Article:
There is a refreshing aura of honesty sometimes lacking in present day cars that radiates from the SAAB 90 – it is a what you see is what you get kind of vehicle – nothing more, nothing less. It gained the same reputation for robustness and reliability its parents did and today makes for an inexpensive yet interesting and characterful youngtimer; the same goes for the printed material that accompanied its publicity effort.
60 thoughts on “Swedish Math”
Good morning, Bruno. I think I have this brochure and the one of the 900 from the same era as well. There are 4 900’s in my area, but it’s been ages since I’ve last seen a 90 or 99.
In the spring I saw one and have the photos to prove it. The odd Frankencar nature of the 90 comes as a reminder to me but it helps to hear it explained again. The example I saw could only be described as charming. Among the attractive feature were the inviting interior which you could appreciat also by looking through the huge back window. I can imagine Saab did a good job with the outside visibility. The bonnet has very sublte and delicious scultping. So, what kind of car is like this today? I can´t really think of an existing one other than the 3-door Volvo C30 (I think) which our Leinster correspondent used to run. The styling is from the now-dead school of very refined idiosyncracy. It seems to my eyes like a shape honed by a few people and without a very clearly expressible high concept or else a complex one that Ford and Opel would not have used. To have driven one of these in the middle 80s must have been quite a statement. The Lancia customer might have been dismayed that Saab managed to offer such a solidly-made car for the sort of money that bought you a Prisma, albeit in top spec.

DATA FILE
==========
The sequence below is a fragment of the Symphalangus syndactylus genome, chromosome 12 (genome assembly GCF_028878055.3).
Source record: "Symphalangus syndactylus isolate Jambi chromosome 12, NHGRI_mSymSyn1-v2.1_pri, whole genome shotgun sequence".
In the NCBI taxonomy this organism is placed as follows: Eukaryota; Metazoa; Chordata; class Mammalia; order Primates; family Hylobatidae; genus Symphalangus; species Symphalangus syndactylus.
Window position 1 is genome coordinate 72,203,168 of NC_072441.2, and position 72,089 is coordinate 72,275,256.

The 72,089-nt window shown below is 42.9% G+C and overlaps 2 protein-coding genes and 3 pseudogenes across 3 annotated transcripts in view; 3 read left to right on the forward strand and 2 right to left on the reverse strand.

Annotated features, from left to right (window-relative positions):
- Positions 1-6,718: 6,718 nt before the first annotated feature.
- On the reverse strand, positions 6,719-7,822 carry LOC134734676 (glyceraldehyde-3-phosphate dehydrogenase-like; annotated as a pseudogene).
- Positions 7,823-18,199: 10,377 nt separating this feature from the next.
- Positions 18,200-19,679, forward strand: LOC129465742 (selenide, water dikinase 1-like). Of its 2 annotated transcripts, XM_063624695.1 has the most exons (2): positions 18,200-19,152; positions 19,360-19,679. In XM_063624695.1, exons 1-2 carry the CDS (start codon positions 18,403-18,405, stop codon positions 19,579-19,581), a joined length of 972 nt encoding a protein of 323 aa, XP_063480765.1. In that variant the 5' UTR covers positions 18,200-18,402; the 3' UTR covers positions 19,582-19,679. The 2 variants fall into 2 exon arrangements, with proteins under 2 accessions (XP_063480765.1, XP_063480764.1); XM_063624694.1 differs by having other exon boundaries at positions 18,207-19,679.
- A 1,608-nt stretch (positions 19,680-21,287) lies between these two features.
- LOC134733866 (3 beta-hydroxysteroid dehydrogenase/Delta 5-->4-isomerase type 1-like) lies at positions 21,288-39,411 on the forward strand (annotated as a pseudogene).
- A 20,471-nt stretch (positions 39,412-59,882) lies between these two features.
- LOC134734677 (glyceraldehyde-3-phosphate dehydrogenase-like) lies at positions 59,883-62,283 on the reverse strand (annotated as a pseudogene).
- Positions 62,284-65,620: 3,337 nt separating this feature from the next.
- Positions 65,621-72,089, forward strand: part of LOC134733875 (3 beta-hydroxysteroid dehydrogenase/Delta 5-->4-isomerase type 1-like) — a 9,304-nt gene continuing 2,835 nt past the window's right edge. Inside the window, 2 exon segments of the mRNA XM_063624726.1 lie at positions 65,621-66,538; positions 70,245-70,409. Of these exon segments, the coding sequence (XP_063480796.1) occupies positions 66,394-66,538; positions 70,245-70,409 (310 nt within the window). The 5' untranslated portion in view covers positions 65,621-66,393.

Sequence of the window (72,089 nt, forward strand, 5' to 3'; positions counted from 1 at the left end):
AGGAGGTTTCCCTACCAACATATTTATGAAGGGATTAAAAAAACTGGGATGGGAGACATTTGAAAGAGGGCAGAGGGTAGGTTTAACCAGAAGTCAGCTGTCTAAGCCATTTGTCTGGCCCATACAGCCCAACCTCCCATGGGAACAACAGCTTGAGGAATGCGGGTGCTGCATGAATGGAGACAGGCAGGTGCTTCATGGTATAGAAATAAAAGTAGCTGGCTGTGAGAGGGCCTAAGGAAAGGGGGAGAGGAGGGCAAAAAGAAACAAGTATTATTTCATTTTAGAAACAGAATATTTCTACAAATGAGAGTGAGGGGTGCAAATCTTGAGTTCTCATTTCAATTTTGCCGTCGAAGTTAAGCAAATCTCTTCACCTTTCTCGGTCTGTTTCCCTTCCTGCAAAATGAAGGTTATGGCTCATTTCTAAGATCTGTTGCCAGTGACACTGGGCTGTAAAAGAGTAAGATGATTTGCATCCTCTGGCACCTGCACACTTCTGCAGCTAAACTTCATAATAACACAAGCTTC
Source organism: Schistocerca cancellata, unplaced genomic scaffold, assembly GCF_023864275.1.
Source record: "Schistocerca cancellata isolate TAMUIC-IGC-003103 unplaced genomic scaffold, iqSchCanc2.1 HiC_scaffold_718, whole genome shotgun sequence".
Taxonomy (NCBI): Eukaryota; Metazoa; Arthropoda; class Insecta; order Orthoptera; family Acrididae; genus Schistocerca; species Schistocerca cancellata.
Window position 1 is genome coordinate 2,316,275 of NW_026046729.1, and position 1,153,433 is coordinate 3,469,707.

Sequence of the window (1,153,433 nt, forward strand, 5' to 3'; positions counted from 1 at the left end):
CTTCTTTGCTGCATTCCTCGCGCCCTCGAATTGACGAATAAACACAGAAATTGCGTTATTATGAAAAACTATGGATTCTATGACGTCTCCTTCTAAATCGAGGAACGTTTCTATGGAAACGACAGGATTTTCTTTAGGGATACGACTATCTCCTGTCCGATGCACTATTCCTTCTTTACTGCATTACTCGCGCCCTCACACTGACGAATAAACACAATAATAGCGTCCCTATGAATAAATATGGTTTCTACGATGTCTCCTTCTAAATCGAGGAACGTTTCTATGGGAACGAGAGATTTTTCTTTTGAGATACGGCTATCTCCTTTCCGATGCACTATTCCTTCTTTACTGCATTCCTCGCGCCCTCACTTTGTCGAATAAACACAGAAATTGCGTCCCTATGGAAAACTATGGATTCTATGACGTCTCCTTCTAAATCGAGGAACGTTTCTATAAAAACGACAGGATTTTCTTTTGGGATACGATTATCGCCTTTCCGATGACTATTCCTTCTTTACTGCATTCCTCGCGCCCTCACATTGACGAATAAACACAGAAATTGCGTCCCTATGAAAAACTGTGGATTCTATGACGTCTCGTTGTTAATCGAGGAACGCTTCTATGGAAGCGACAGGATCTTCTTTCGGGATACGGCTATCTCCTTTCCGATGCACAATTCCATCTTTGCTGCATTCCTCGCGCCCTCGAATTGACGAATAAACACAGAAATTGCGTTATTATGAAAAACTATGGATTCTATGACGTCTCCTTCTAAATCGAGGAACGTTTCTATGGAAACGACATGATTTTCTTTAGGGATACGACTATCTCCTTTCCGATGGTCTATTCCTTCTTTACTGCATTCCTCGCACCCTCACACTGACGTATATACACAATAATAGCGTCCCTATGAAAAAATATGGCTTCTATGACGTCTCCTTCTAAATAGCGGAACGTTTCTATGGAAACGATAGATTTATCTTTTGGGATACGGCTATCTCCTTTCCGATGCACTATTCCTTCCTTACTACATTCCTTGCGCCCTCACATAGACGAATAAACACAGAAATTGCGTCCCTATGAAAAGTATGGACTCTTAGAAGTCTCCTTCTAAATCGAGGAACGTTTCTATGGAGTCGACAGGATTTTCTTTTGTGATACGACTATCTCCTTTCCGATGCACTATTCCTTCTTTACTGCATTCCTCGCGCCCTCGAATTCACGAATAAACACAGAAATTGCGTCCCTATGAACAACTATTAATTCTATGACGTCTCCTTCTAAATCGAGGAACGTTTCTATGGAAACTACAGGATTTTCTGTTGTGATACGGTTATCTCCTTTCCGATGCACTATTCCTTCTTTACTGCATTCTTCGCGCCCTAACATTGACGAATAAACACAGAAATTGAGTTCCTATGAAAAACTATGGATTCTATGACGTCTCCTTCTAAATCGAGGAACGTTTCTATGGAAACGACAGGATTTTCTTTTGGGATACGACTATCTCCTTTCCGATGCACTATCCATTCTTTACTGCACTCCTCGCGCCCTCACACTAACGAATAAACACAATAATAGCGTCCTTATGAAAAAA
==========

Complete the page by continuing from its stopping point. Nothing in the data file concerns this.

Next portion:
Bruno, thanks for reminding us of a strange car, but oddly typical for Saab.
The company seemed to have had a touching loyalty to those who had bought the 95/96, and for many years tried to offer something within their reach. The Saab-Lancia 600 wasn’t doing the job, so the 90 arrived in 1984 at a low enough price to distance it from the 900.
In the UK in late 1984, a 90 was priced at £6995, while 900 entry level was £8315 for a carburettor 3 door. There wasn’t an equivalent 900 2 door at the time, but a 900i 2 door was £8510, a 3 door £8995. For comparison, a Sierra 2.0GL cost £7734.